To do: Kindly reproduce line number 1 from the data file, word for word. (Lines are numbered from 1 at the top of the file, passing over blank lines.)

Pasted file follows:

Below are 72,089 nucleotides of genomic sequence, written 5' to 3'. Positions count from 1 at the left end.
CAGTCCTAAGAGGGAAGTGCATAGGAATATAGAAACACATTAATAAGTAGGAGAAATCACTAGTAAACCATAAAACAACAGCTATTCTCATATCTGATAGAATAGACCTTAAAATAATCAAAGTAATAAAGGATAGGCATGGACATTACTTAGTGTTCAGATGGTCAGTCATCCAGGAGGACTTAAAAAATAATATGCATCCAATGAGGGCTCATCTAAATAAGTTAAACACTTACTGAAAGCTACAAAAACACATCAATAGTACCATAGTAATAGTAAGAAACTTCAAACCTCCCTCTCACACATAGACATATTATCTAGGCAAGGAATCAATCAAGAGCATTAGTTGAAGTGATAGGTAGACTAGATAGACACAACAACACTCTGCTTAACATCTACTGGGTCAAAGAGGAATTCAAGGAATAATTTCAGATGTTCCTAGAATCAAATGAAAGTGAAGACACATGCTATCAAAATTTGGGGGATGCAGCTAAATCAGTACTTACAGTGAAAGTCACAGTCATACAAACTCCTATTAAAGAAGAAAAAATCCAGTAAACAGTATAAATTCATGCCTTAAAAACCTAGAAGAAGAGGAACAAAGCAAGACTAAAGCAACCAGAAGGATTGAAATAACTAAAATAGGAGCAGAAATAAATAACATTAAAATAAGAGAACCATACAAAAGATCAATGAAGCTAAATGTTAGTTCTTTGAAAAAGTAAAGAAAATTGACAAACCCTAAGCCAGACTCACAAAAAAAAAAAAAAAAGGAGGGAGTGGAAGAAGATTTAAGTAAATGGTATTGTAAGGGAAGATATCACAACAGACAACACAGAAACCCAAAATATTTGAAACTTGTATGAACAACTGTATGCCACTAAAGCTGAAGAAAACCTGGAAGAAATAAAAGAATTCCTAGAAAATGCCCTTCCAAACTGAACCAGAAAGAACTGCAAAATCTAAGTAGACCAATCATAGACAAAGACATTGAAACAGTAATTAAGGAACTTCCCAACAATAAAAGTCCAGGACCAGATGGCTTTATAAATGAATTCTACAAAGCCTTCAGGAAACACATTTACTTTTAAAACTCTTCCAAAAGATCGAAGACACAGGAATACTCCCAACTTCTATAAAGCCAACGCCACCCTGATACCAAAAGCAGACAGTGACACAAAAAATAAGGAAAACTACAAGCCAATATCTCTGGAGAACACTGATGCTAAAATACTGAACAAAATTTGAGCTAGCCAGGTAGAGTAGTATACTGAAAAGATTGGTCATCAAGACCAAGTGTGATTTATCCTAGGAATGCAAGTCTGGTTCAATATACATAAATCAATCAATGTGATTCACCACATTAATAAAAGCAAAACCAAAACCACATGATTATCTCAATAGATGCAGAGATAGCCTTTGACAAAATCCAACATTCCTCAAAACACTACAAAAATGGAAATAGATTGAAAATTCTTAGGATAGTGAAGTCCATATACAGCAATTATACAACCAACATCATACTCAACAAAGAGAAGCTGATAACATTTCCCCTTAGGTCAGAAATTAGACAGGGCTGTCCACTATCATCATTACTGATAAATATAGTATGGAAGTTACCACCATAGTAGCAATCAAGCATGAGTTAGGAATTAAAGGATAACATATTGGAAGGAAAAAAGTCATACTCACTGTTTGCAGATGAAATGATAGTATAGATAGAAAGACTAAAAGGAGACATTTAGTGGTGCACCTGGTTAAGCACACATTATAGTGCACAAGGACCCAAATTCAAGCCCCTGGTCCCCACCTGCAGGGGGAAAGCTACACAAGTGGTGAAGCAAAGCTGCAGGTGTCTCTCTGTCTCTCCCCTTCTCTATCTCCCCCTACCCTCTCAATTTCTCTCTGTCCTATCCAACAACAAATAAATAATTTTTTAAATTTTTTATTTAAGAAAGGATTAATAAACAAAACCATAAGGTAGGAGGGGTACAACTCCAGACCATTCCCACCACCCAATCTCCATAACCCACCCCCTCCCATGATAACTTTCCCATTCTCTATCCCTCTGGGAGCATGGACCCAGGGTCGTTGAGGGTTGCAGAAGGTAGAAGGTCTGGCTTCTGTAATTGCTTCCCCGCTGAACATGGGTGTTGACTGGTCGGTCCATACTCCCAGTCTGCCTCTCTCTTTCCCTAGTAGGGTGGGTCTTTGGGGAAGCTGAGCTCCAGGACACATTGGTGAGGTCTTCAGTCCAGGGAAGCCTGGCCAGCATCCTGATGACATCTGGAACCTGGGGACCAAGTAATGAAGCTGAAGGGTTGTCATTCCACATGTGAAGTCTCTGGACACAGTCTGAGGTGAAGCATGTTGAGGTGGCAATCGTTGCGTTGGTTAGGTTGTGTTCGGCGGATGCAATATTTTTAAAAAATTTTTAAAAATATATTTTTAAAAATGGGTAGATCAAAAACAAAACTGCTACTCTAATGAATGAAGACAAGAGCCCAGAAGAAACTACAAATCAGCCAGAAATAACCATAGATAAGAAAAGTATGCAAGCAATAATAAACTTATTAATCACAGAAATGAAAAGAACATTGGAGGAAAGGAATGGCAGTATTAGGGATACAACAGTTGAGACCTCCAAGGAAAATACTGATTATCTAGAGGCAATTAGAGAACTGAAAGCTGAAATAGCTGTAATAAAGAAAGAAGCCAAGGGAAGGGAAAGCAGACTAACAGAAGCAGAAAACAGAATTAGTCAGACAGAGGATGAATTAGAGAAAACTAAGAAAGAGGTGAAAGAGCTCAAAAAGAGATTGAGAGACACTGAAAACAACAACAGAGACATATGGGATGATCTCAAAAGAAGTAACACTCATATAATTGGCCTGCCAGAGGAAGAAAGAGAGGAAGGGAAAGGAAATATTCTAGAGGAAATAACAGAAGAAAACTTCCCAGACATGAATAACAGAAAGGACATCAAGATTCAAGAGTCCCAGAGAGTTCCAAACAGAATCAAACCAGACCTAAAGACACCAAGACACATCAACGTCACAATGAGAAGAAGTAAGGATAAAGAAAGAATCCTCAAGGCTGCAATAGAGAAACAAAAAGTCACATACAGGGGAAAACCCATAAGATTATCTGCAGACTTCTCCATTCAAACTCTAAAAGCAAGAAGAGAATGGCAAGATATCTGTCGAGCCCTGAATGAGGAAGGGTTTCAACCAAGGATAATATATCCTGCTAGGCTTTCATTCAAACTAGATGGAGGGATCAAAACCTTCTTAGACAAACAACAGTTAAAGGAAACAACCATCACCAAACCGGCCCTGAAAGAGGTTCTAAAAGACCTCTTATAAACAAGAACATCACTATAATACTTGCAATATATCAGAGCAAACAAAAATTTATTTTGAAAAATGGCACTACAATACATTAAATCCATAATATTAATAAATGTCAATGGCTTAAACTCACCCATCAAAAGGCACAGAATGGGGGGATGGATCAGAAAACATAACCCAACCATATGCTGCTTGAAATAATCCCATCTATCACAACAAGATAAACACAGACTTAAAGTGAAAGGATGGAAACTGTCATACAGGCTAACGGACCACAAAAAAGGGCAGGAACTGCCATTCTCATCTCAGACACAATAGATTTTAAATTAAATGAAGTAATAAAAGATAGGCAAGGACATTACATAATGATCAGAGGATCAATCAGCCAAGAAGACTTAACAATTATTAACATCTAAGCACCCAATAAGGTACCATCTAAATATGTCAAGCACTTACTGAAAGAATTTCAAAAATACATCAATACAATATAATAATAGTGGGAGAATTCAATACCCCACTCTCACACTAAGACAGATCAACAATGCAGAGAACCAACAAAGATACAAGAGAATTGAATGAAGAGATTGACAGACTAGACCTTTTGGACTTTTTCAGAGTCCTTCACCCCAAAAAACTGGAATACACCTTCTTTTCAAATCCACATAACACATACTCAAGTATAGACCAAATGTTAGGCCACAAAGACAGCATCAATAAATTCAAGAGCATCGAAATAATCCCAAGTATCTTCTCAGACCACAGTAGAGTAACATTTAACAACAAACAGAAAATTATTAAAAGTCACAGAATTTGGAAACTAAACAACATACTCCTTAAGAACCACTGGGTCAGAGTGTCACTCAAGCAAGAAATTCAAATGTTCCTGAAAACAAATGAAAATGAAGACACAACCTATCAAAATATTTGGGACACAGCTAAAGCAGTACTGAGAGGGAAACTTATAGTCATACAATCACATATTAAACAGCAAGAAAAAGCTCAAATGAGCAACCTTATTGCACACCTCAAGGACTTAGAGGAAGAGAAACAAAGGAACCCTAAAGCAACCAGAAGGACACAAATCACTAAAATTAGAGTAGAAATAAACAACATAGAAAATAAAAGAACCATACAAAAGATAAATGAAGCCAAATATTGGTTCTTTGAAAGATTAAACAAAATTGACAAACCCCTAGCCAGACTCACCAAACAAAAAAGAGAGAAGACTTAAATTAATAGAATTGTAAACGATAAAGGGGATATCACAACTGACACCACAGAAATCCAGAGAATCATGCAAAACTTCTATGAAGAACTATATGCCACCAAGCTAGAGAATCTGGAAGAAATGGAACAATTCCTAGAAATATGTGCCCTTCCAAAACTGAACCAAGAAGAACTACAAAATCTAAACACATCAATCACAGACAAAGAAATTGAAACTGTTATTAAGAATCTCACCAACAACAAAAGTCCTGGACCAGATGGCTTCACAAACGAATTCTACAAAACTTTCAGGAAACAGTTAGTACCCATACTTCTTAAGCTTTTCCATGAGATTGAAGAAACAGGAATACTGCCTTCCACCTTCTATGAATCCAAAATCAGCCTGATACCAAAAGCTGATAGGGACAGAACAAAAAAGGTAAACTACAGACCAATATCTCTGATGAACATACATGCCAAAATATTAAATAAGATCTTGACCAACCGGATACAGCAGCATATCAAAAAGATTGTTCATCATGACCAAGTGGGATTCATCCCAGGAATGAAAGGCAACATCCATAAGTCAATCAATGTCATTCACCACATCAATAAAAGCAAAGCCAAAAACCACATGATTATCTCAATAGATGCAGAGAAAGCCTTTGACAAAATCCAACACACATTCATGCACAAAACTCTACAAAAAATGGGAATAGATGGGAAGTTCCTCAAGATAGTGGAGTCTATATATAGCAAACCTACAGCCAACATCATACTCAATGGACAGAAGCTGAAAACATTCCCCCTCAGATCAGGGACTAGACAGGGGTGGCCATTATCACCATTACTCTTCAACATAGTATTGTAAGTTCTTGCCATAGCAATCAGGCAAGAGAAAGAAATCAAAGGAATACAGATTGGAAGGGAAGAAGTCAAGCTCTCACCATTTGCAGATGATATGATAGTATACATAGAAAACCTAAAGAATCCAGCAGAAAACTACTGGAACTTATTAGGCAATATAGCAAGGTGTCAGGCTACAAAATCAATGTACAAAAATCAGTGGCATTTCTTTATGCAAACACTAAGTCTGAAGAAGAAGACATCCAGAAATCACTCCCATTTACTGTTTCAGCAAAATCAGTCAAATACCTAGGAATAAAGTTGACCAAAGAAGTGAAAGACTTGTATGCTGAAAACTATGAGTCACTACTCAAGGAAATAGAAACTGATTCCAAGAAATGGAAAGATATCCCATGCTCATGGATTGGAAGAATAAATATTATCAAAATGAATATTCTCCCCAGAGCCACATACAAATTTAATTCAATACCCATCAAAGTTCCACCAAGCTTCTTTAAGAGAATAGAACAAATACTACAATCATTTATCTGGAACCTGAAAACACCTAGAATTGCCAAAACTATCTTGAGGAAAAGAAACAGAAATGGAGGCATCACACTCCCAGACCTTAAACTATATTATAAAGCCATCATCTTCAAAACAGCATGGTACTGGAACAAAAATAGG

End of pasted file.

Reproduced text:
Below are 72,089 nucleotides of genomic sequence, written 5' to 3'. Positions count from 1 at the left end.